Acute Distal Radioulnar Joint Instability - Grant E. Garrigues, MD, Vani Sabesan, MD, and J. Mack Aldridge III, MD
The distal radioulnar joint (DRUJ) is critical for pronosupination of the forearm and for upper extremity function in general. Because of its critical role in tool handling, some authors place the human DRUJ on par with the opposable thumb in the evolution of man. This seemingly simple cylindrical joint is stabilized by a complex network of soft tissue constraints, primarily components of the triangular fibrocartilage complex. Chief among these are the dorsal and palmar radioulnar ligaments. Any injury that disrupts these stabilizers, their balanced tension, or the bony congruity of the joint will have a major deleterious effect on hand function. Although they can occur in isolation, injuries causing acute DRUJ instability generally are associated with other trauma to the forearm wrist complex. When managing these associated injuries, it is paramount to have a high index of suspicion for associated acute DRUJ instability. If the DRUJ is evaluated and stabilized in the acute setting, the more difficult clinical problem of chronic DRUJ instability can be avoided. (Journal of Surgical Orthopaedic Advances 17(4):262–266, 2008) Key words: distal radioulnar joint, TFCC, wrist ligaments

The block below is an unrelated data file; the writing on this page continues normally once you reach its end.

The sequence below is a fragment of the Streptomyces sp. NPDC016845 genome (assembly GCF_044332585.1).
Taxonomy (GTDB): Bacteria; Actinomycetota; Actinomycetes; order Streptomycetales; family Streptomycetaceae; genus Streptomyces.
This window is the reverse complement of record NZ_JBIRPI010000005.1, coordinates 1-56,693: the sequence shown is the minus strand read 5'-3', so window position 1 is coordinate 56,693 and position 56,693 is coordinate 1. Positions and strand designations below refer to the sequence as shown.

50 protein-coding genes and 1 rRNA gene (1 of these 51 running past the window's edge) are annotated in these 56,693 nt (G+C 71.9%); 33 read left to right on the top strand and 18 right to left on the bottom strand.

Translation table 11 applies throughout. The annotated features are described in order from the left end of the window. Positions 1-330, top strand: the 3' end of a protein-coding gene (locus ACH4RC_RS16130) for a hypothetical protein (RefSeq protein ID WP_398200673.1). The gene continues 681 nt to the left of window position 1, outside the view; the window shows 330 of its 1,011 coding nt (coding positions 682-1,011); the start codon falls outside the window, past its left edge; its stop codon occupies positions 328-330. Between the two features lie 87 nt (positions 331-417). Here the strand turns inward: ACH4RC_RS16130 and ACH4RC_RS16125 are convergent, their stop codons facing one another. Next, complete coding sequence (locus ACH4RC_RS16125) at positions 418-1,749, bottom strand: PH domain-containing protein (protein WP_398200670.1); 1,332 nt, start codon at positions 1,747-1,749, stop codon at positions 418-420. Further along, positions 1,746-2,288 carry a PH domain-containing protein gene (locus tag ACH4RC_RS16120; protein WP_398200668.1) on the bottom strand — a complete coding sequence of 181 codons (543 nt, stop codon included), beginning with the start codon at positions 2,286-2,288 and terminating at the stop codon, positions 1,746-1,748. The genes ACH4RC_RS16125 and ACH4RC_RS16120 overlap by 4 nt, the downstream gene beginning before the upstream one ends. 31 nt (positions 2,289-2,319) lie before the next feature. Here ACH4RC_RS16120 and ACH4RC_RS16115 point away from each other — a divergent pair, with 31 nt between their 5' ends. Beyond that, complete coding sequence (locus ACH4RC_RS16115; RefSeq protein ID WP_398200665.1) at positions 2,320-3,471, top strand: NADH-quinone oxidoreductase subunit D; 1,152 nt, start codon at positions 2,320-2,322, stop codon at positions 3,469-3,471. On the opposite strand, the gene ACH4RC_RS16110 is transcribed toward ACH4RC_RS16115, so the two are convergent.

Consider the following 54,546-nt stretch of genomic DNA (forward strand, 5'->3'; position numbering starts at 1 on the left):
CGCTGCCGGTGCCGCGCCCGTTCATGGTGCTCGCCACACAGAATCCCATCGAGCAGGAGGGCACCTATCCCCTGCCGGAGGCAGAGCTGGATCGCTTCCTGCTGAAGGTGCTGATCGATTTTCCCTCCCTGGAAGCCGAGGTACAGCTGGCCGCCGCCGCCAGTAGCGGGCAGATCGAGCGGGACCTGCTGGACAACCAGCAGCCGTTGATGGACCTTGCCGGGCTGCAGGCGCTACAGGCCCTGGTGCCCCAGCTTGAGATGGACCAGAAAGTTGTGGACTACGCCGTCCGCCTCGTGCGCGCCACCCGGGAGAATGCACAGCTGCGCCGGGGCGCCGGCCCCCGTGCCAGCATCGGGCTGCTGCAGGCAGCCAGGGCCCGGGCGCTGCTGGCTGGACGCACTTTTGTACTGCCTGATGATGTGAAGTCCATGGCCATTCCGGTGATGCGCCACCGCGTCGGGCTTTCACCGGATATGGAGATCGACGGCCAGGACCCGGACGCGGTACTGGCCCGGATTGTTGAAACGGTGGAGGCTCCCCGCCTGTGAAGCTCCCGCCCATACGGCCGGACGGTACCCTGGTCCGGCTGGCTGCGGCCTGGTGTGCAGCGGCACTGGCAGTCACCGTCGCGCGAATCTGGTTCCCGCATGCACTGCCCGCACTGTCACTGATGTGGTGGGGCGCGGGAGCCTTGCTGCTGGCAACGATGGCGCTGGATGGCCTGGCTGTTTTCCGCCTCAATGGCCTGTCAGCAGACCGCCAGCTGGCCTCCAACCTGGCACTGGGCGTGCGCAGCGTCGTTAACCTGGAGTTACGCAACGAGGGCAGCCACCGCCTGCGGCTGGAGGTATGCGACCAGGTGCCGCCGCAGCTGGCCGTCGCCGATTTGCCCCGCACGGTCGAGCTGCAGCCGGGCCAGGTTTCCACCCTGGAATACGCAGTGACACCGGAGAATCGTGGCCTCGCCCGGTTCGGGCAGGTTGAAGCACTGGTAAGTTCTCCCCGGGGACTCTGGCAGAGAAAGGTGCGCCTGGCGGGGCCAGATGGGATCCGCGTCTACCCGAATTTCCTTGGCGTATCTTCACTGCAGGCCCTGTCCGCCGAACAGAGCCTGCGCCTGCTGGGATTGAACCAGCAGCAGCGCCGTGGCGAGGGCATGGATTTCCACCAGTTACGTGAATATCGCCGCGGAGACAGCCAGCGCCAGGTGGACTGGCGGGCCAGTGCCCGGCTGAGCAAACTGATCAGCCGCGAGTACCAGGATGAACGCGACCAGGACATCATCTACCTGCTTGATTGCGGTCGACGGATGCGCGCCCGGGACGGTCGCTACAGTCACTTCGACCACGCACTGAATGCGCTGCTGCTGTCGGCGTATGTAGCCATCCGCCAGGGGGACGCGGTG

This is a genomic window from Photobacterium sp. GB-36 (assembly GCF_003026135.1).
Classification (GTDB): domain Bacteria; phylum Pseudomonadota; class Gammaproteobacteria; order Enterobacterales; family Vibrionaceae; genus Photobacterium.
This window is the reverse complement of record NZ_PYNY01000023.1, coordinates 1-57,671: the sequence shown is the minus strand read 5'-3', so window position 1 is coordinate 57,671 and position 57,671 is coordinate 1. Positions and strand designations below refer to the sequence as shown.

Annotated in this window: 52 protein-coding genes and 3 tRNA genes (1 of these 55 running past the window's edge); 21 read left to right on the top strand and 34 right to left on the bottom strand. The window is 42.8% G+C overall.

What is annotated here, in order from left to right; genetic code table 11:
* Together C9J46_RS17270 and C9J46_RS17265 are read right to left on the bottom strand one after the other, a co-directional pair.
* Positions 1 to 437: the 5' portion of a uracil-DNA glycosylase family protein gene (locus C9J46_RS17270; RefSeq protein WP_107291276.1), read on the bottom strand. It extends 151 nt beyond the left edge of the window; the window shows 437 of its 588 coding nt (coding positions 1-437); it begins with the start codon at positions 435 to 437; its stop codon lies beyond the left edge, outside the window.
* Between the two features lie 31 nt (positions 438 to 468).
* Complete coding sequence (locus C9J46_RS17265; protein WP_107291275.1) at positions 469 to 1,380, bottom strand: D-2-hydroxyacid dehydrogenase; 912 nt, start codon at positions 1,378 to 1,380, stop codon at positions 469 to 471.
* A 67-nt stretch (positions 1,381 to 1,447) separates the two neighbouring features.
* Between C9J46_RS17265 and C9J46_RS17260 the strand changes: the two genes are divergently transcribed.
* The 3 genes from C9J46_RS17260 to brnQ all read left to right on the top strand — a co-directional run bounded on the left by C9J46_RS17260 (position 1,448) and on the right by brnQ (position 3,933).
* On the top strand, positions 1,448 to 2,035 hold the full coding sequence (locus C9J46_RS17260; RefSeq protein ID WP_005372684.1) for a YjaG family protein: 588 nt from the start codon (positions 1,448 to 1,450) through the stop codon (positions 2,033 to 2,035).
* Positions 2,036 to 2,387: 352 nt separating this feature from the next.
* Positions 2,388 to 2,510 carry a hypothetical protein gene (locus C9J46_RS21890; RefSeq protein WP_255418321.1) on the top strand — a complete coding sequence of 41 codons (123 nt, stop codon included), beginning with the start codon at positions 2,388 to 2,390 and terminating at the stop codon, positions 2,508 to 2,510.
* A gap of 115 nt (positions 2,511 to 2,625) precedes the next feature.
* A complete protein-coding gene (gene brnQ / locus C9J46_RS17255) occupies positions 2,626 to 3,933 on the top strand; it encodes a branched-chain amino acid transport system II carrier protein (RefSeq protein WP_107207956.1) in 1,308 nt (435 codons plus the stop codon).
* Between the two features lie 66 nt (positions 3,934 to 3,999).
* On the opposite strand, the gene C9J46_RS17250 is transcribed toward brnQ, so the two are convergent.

Unusual Locations for Metastatic Malignancy of the Hand: A Report of Three Cases - Elke R. Ahlmann, MD, Nathan W. Greene, MD, Lawrence R. Menendez, MD, FACS